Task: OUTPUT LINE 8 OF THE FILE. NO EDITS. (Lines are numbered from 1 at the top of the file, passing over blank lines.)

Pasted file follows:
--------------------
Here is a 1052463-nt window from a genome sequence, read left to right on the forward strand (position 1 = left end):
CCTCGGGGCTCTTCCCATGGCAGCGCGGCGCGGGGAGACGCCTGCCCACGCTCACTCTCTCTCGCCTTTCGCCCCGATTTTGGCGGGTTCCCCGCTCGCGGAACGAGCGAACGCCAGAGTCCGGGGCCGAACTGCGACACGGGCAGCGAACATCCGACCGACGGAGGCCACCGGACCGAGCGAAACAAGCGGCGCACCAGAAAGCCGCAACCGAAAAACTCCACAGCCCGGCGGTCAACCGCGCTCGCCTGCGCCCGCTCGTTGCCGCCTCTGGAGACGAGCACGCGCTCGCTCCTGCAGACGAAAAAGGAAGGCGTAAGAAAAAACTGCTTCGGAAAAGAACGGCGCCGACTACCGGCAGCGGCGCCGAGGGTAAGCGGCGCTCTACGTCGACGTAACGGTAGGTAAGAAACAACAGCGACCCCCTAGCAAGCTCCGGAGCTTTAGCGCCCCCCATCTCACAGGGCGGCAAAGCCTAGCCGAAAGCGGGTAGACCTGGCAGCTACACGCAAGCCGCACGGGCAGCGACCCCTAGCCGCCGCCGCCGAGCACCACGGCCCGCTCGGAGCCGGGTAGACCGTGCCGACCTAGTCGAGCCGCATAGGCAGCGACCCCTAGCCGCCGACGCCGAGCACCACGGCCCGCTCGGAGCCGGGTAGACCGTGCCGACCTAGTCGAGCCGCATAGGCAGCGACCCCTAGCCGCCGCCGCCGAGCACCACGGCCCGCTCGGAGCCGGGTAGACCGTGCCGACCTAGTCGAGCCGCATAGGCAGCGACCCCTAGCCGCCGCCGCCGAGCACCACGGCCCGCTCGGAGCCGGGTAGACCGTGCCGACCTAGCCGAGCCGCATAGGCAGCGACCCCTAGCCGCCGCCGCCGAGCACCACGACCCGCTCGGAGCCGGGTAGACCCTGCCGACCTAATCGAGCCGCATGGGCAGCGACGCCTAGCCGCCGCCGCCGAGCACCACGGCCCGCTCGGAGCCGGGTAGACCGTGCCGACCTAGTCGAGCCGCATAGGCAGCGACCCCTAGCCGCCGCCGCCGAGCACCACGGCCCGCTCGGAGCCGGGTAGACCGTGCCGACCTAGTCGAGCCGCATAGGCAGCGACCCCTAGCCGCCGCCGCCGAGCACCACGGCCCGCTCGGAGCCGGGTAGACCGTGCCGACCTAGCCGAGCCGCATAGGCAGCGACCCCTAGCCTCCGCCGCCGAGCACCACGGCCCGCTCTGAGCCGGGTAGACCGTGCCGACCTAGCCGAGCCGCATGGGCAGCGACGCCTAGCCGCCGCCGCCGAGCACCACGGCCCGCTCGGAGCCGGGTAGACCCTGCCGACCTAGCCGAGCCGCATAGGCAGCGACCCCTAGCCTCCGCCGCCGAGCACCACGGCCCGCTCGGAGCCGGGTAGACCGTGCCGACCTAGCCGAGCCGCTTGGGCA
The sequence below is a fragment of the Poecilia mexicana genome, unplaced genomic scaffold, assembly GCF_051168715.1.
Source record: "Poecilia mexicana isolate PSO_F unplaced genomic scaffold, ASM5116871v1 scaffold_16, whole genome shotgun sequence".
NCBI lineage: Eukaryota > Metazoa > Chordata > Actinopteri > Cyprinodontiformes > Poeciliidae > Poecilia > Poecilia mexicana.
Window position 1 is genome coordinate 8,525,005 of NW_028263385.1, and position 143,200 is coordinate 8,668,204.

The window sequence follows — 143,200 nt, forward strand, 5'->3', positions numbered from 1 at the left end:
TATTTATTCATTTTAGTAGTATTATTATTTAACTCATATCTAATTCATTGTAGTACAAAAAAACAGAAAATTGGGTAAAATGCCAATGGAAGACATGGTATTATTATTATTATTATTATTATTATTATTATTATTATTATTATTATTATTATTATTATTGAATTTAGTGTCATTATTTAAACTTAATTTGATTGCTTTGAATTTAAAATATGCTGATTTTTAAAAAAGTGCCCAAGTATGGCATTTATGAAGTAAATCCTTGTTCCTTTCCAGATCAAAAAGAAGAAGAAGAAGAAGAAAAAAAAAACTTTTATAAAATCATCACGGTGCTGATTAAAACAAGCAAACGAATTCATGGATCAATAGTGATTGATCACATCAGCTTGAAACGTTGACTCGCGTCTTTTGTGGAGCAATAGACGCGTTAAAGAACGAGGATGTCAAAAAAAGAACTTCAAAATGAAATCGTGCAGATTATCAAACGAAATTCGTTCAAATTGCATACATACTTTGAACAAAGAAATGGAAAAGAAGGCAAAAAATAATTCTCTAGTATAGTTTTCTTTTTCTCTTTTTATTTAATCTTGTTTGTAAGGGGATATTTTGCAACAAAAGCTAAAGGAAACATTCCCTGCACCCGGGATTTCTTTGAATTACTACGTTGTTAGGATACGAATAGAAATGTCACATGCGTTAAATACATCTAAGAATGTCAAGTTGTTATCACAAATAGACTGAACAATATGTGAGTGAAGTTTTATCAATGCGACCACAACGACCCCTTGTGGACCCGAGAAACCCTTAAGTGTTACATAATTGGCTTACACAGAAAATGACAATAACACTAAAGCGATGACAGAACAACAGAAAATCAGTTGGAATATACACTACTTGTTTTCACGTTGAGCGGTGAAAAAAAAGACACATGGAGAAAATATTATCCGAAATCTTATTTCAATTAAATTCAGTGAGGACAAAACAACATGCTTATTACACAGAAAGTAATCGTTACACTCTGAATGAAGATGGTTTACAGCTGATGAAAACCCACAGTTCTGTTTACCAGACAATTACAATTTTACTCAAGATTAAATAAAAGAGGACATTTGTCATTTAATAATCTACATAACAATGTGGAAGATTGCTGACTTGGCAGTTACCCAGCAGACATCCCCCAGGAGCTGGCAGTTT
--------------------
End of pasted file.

TATTTATTCATTTTAGTAGTATTATTATTTAACTCATATCTAATTCATTGTAGTACAAAAAAACAGAAAATTGGGTAAAATGCCAATGGAAGACATGGTATTATTATTATTATTATTATTATTATTATTATTATTATTATTATTATTATTATTATTATTGAATTTAGTGTCATTATTTAAACTTAATTTGATTGCTTTGAATTTAAAATATGCTGATTTTTAAAAAAGTGCCCAAGTATGGCATTTATGAAGTAAATCCTTGTTCCTTTCCAGATCAAAAAGAAGAAGAAGAAGAAGAAAAAAAAAACTTTTATAAAATCATCACGGTGCTGATTAAAACAAGCAAACGAATTCATGGATCAATAGTGATTGATCACATCAGCTTGAAACGTTGACTCGCGTCTTTTGTGGAGCAATAGACGCGTTAAAGAACGAGGATGTCAAAAAAAGAACTTCAAAATGAAATCGTGCAGATTATCAAACGAAATTCGTTCAAATTGCATACATACTTTGAACAAAGAAATGGAAAAGAAGGCAAAAAATAATTCTCTAGTATAGTTTTCTTTTTCTCTTTTTATTTAATCTTGTTTGTAAGGGGATATTTTGCAACAAAAGCTAAAGGAAACATTCCCTGCACCCGGGATTTCTTTGAATTACTACGTTGTTAGGATACGAATAGAAATGTCACATGCGTTAAATACATCTAAGAATGTCAAGTTGTTATCACAAATAGACTGAACAATATGTGAGTGAAGTTTTATCAATGCGACCACAACGACCCCTTGTGGACCCGAGAAACCCTTAAGTGTTACATAATTGGCTTACACAGAAAATGACAATAACACTAAAGCGATGACAGAACAACAGAAAATCAGTTGGAATATACACTACTTGTTTTCACGTTGAGCGGTGAAAAAAAAGACACATGGAGAAAATATTATCCGAAATCTTATTTCAATTAAATTCAGTGAGGACAAAACAACATGCTTATTACACAGAAAGTAATCGTTACACTCTGAATGAAGATGGTTTACAGCTGATGAAAACCCACAGTTCTGTTTACCAGACAATTACAATTTTACTCAAGATTAAATAAAAGAGGACATTTGTCATTTAATAATCTACATAACAATGTGGAAGATTGCTGACTTGGCAGTTACCCAGCAGACATCCCCCAGGAGCTGGCAGTTT